Vice-Chancellor Professor Brian Schmidt has said ANU "is reporting for duty again", as Australia looks to recover from devastating bushfires and meet the challenges of the global coronavirus pandemic.
The comments come as ANU marks the 74th year since its founding as Australia's only national university on 1 August 1946.
Speaking at the University's annual foundation day address, Professor Schmidt said ANU was established as part of Australia's post-war national reconstruction effort.
"It was a bold attempt to build a stronger, more prosperous and fairer nation out of the catastrophe of World War Two," he told staff and students via livestream and a small audience in Llwellyn Hall.
"Our job as the new national university was to supply the knowledge, research and trained people to get the job done.
"We reported for duty, served and succeeded. Brilliantly.
"With Australia and the world now in another catastrophic situation as a result of the Covid-19 pandemic, ANU is reporting for duty again.
"I have this message to the people of our community, the people of our nation and the people who serve us in government.
"ANU and Australia's three dozen other universities are among the most important assets Australia possesses, and investing in them is one of the best long-term decisions the nation can make."
Professor Schmidt outlined the "special role" and "unique national responsibility" of ANU in the fight against the COVID-19 pandemic.
Examples include the ANU Makerspace designing and manufacturing thousands of sterilised personal protective devices for frontline health and pathology lab workers, free of charge, as well as the 35 ANU experts who have been seconded to government departments to provide health policy advice.
"It makes us all incredibly proud, for example, that the nation's three senior-most public health officers at this time-Acting Chief Medical Officer Professor Paul Kelly, and his Deputy Chief Medical Officers Dr Nick Coatsworth and Professor Michael Kidd-are all valued members of our ANU community," Professor Schmidt said.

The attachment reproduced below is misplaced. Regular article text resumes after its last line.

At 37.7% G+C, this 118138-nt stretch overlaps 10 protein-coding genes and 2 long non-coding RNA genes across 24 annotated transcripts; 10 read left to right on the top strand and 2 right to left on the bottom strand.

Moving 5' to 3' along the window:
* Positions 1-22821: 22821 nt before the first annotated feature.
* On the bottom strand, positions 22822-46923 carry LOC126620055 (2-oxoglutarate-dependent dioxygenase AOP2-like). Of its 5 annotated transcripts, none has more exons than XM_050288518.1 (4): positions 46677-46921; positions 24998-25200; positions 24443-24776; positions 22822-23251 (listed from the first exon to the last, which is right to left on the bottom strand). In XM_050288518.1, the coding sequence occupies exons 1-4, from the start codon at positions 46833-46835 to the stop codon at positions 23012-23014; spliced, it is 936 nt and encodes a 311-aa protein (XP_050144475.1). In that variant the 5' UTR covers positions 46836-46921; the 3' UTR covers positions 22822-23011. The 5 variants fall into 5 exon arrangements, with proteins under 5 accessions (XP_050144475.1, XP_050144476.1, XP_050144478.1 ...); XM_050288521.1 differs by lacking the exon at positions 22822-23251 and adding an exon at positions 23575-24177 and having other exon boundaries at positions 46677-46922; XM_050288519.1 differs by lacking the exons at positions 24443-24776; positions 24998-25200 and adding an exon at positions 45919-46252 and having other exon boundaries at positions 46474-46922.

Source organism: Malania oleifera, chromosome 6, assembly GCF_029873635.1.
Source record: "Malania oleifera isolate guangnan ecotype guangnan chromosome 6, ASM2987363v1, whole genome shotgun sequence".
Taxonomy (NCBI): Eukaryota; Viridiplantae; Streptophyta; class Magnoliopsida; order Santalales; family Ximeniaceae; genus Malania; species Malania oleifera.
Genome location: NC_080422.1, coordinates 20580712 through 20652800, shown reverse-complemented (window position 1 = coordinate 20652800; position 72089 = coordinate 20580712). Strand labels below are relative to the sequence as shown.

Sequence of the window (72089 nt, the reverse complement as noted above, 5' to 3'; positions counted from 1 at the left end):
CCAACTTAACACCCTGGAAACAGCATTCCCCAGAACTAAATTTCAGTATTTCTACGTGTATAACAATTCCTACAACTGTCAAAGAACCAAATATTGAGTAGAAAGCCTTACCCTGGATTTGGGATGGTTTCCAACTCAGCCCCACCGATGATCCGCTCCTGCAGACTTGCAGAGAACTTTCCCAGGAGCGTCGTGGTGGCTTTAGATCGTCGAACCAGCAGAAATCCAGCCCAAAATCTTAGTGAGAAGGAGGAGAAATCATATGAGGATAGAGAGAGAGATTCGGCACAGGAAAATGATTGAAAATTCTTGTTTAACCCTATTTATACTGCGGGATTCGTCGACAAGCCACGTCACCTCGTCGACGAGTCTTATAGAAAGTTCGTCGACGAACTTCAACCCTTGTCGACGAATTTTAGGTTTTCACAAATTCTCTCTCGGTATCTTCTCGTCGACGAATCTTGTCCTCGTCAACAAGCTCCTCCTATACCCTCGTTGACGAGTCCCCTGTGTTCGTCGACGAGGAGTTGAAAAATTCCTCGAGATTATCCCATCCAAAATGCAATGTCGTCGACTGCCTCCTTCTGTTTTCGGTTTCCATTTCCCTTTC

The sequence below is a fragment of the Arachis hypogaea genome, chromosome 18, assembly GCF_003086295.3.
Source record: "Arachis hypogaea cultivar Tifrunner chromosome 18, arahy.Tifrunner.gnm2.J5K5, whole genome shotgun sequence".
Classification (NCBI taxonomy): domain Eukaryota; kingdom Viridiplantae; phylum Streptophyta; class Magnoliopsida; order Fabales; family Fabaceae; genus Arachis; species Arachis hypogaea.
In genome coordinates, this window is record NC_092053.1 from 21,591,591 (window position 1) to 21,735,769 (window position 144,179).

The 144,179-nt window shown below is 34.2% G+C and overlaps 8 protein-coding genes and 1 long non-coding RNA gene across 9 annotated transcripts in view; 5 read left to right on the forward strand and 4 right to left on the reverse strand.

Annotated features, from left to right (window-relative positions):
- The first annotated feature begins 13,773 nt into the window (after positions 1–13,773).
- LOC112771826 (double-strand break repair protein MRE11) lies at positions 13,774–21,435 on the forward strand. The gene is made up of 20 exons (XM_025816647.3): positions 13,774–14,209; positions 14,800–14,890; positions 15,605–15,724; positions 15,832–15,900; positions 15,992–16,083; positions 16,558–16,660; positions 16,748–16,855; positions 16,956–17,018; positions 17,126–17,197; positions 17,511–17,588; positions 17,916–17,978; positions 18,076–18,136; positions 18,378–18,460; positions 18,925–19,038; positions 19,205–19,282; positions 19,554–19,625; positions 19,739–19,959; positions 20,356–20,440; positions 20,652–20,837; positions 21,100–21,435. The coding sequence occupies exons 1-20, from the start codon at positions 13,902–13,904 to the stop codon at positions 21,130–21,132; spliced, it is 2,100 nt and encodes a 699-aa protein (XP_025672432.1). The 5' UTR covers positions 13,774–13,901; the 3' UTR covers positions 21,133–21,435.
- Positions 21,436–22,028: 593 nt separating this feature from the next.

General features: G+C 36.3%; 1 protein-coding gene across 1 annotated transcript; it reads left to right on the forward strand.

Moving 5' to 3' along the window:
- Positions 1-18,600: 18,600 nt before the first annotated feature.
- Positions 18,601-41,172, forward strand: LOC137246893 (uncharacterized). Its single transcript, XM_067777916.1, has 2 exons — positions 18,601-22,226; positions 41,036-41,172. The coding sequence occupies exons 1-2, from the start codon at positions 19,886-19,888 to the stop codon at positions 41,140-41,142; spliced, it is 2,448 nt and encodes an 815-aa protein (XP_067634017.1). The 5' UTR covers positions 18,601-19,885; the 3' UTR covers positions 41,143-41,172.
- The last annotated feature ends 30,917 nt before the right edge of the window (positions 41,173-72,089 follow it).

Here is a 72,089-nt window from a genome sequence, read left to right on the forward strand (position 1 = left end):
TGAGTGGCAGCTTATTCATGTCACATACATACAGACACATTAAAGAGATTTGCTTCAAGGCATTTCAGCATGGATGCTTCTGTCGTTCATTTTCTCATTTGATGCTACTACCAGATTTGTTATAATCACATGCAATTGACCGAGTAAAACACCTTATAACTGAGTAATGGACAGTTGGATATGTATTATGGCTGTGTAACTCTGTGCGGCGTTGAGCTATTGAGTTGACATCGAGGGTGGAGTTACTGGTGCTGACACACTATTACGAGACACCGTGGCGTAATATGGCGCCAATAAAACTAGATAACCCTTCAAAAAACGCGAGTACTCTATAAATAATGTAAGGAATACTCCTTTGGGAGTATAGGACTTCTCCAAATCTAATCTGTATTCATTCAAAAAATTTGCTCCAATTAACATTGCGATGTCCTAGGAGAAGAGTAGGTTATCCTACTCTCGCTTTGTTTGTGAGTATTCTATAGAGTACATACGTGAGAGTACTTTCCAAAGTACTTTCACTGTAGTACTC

"They've become familiar faces in the media, but their public appearances are just the tip of the iceberg of what they and other ANU experts have been doing."
The University's response to the global also includes major research initiatives, like the ACT sewage testing program led by ANU epidemiologist Dr Aparna Lal and modelling led by Professor Warwick McKibbin, Professor Renee Fry-McKibbin and Dr Roshen Fernando.
"Other economics professors, like Bruce Chapman, Robert Breunig, Miranda Stewart, Rabee Tourky and Rohan Pitchford have been helping guide national thinking about immediate and long-term economic policy with ideas to keep businesses and jobs intact and reform the tax system," Professor Schmidt said.
Professor Schmidt's wide-ranging speech also touched on how ANU could ensure a brighter future for Australia and the world - noting "the period ahead is looking increasingly problematic".
"This moment of national crisis, which calls for a new era of national reconstruction, makes this the opportune time to restate the importance of the ongoing relationship between Australia and its national university. We're determined to keep doing what we were founded to do: provide the knowledge, research and trained people to help the nation rebuild, remain united and prosper.
"To do that, we need to be a university that is resistant to global economic and geopolitical shocks. A university highly internationalised in its education, research and outreach. A university that can provide Australia with truly independent advice.
"In other words, an Australian national university in every sense.